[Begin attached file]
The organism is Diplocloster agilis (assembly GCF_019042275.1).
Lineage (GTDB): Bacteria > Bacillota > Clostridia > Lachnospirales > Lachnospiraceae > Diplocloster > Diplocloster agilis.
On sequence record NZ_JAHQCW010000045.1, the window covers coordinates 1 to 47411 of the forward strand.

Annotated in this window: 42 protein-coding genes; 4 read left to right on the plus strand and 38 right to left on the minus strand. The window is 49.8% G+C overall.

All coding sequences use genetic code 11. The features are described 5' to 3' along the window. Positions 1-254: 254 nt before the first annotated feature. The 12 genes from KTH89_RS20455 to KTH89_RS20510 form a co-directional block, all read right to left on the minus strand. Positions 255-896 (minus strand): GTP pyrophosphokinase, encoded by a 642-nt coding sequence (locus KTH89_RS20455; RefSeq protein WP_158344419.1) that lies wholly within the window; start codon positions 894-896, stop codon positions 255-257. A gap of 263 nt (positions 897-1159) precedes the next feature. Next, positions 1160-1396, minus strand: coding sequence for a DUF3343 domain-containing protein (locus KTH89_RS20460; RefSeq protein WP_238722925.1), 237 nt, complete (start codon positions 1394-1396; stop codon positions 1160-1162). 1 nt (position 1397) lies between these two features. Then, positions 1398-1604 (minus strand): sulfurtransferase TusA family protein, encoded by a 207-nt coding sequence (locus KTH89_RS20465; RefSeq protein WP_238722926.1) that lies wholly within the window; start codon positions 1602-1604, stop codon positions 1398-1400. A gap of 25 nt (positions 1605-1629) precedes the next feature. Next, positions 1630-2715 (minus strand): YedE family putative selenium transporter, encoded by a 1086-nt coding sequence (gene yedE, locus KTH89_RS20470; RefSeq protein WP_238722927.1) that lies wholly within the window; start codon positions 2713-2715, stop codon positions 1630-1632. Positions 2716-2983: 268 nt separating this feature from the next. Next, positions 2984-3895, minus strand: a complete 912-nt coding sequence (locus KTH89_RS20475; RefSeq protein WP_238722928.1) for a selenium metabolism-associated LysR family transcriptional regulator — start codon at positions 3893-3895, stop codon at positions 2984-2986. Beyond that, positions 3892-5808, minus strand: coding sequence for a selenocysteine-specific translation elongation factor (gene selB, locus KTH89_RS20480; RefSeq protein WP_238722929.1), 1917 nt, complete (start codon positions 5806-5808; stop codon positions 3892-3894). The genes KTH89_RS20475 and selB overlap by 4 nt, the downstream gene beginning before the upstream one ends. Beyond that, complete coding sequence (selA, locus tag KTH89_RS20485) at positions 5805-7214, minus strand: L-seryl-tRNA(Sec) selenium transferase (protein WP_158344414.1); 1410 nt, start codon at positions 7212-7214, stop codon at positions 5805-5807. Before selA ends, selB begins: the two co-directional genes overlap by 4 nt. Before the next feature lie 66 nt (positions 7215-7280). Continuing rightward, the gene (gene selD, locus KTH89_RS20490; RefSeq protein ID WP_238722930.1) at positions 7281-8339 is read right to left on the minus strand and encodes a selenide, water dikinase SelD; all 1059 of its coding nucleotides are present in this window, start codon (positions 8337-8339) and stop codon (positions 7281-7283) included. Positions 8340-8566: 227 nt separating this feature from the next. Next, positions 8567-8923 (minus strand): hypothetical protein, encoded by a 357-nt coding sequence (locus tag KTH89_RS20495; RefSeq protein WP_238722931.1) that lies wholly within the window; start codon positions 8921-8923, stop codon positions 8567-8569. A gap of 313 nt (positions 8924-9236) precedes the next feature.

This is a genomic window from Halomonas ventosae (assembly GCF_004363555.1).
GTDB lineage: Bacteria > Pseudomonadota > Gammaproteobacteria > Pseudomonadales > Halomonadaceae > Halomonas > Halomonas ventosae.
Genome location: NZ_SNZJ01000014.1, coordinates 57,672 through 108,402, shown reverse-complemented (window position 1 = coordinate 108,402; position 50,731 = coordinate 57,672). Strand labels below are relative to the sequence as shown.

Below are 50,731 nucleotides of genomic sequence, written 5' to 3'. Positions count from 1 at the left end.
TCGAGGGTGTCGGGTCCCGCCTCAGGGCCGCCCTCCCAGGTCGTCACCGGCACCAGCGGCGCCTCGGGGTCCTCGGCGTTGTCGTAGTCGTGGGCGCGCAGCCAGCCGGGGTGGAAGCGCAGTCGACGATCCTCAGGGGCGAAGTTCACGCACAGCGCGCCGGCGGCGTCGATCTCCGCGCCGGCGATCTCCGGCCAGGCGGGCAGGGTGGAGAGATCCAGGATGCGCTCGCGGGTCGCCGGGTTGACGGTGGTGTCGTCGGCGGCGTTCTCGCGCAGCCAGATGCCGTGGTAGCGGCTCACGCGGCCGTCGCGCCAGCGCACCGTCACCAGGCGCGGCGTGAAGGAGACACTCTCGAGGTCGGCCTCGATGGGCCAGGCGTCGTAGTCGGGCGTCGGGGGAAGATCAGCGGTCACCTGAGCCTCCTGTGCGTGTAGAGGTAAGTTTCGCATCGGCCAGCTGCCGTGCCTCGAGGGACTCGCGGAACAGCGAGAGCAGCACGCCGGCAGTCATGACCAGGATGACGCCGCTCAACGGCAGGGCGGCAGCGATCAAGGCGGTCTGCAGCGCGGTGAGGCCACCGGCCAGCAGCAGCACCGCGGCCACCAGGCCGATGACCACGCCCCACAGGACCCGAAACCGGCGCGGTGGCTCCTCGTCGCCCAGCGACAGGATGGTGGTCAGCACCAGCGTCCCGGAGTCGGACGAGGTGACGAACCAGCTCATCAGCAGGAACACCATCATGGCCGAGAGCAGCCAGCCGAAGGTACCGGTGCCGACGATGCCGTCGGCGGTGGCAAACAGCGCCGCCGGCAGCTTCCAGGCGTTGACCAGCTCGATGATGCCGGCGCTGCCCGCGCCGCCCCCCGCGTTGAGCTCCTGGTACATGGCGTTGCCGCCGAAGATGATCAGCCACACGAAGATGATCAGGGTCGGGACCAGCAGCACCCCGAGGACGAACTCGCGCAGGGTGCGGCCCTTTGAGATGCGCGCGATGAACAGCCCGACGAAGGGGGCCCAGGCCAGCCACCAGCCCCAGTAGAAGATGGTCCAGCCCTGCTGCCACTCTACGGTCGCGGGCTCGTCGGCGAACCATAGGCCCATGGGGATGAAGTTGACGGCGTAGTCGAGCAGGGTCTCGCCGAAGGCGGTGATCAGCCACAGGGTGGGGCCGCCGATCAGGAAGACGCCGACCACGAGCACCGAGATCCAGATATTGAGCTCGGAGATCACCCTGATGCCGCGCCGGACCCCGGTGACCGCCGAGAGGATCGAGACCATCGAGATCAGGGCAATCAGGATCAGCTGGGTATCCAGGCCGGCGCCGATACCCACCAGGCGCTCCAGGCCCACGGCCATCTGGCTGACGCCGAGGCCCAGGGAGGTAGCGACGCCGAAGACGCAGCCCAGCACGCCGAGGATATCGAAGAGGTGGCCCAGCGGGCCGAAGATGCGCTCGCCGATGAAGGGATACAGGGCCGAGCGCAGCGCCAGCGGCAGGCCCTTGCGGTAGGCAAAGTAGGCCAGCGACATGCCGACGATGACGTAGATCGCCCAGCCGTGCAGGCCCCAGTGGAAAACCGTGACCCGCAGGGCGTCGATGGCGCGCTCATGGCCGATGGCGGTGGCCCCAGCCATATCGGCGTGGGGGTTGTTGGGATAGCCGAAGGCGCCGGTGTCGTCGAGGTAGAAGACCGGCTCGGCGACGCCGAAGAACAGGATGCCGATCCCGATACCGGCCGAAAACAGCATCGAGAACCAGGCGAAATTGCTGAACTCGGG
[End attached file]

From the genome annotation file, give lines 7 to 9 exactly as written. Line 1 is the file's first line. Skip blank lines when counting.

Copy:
GTDB lineage: Bacteria > Pseudomonadota > Gammaproteobacteria > Pseudomonadales > Halomonadaceae > Halomonas > Halomonas ventosae.
Genome location: NZ_SNZJ01000014.1, coordinates 57,672 through 108,402, shown reverse-complemented (window position 1 = coordinate 108,402; position 50,731 = coordinate 57,672). Strand labels below are relative to the sequence as shown.

Below are 50,731 nucleotides of genomic sequence, written 5' to 3'. Positions count from 1 at the left end.